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One charge against Chauvin dropped, will face trial on second-degree unintentional murder and second-degree manslaughter

Plus: trucker who drove into George Floyd protest faces two charges; public transit ridership cratered amid pandemic; hotel stays helped homeless find permanent housing; and more.

Derek Chauvin, J. Alexander Kueng, Thomas Lane and Tou Thao
Derek Chauvin, J. Alexander Kueng, Thomas Lane and Tou Thao
Hennepin County Jail

Trial going forward. The Star Tribune’s Chao Xiong reports: “A judge on Thursday dropped a lower-level murder charge against the former Minneapolis police officer who pressed his knee into George Floyd’s neck for more than nine minutes, but kept a higher-level murder count against him and also ruled that the cases against three other former officers will not be dropped. … Hennepin County District Judge Peter Cahill dismissed a third-degree murder count against Derek Chauvin, but ruled that he will remain charged with one count each of second-degree unintentional murder and second-degree manslaughter. … The development prompted Gov. Tim Walz to issue an executive order activating the Minnesota National Guard to provide “public safety services and security assistance” if needed.”

Also related to the George Floyd case … The Star Tribune’s Rochelle Olson reports: “The trucker who was attacked after driving into a massive protest on the Interstate 35W bridge following the killing of George Floyd was charged Thursday with two criminal counts from the May 31 incident. … Hennepin County Attorney Mike Freeman’s office charged 35-year-old Bogdan Vechirko of Otsego with threats of violence, a felony, and criminal vehicular operation, a gross misdemeanor, saying the driver admitted to investigators that he was ‘kind of in a hurry’ and the investigation showed he sought to ‘scare’ the protesters out of his path.

Not exactly surprising. KSTP’s Tom Hauser reports: “The COVID-19 pandemic is taking a toll on public transit in the Twin Cities. … Look no further than the North Star commuter rail line for proof. According to Metro Transit, ridership is down 96% since last March when the pandemic was declared. To put that into perspective: in April 2019, there were 65,532 riders. In April 2020, the number of riders plunged to 1,352— a 97.9% decrease. It got even worse in May, dropping from 72,130 riders in 2019 to 1,158 in May 2020, a 98.4% decrease. The numbers have only slightly rebounded in August (down 97%) and September (down 96%).”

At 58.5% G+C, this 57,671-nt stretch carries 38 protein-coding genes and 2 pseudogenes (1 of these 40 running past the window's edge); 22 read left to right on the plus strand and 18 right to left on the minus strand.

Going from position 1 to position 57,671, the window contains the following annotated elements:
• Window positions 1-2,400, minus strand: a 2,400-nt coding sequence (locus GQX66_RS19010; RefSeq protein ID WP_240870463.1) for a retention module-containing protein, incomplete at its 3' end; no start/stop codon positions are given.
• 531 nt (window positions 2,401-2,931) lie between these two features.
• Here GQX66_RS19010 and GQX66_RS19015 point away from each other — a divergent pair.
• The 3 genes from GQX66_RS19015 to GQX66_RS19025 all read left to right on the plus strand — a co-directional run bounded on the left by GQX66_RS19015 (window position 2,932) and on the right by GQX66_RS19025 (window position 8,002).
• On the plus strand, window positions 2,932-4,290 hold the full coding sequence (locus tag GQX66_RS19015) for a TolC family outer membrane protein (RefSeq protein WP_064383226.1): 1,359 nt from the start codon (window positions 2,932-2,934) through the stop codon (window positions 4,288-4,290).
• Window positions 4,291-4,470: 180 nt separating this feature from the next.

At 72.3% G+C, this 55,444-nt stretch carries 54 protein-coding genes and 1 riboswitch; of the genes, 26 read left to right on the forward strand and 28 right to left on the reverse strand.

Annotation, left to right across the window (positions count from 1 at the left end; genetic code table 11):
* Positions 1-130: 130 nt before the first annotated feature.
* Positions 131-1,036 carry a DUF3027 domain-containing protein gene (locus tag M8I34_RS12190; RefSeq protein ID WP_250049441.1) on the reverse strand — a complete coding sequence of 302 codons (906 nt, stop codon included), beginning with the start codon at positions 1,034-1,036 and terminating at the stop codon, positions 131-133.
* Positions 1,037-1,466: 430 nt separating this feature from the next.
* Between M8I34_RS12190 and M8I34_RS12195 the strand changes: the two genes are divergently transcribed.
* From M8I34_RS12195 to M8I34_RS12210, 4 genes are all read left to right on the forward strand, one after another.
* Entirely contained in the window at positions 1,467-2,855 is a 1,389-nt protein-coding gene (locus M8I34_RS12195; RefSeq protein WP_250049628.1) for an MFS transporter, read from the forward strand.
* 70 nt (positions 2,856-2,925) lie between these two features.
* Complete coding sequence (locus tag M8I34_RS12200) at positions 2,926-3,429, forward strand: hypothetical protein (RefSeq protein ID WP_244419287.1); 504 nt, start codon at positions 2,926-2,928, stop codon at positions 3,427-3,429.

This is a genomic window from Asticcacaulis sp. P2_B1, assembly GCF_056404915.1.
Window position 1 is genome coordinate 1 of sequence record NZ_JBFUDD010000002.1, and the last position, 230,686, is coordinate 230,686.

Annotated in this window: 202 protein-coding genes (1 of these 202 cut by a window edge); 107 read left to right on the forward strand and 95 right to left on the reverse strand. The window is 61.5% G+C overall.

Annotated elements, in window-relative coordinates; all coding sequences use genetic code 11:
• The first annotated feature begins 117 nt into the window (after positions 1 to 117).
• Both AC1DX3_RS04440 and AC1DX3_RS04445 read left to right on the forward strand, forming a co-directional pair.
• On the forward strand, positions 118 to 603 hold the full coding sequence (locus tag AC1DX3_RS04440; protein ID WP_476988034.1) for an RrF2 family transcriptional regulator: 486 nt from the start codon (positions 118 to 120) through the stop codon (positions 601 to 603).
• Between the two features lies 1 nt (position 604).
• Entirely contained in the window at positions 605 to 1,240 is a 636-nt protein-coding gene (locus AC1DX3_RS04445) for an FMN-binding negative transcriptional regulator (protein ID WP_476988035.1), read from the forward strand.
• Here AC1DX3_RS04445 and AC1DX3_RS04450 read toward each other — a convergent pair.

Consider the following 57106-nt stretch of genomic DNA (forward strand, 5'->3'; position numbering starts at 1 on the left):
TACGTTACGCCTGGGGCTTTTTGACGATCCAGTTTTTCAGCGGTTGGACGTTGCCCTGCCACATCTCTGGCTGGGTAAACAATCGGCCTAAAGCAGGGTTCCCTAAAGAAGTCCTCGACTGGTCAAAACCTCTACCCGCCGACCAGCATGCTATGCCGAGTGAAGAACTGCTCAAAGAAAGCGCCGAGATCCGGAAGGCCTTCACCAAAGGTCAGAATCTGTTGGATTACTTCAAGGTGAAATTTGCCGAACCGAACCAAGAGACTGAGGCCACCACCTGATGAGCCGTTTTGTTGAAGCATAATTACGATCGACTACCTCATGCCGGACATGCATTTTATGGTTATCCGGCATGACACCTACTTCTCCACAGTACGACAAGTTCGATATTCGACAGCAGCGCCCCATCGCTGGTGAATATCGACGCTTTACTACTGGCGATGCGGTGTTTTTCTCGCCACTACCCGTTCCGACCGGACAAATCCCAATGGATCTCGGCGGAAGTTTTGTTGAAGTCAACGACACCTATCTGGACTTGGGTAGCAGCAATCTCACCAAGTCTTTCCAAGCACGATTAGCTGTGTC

Interesting finding. MPR’s Faye Williams reports: “In March, Hennepin County moved people, especially those most vulnerable to the worst effects of COVID-19, from congregate shelters into private rooms in five hotels. The plan was to reduce crowding and protect people most at risk. … There was another benefit. … According to officials working to end homelessness in Hennepin County, 56 people have moved into permanent housing since the start of the hotel efforts.

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In other news…

Mining for votes:On Minnesota copper mining issues, Trump position is clear while Biden is mum” [Star Tribune]

New voting method:New Accessibility Resources Available For Minnesota Voters With Disabilities” [WCCO]

Get your spot:Target’s new holiday safety measures includes reservation system” [KARE]

Lots of material for Dylan fans here:Inside Bob Dylan’s Lost Interviews and Unseen Letters” [Rolling Stone]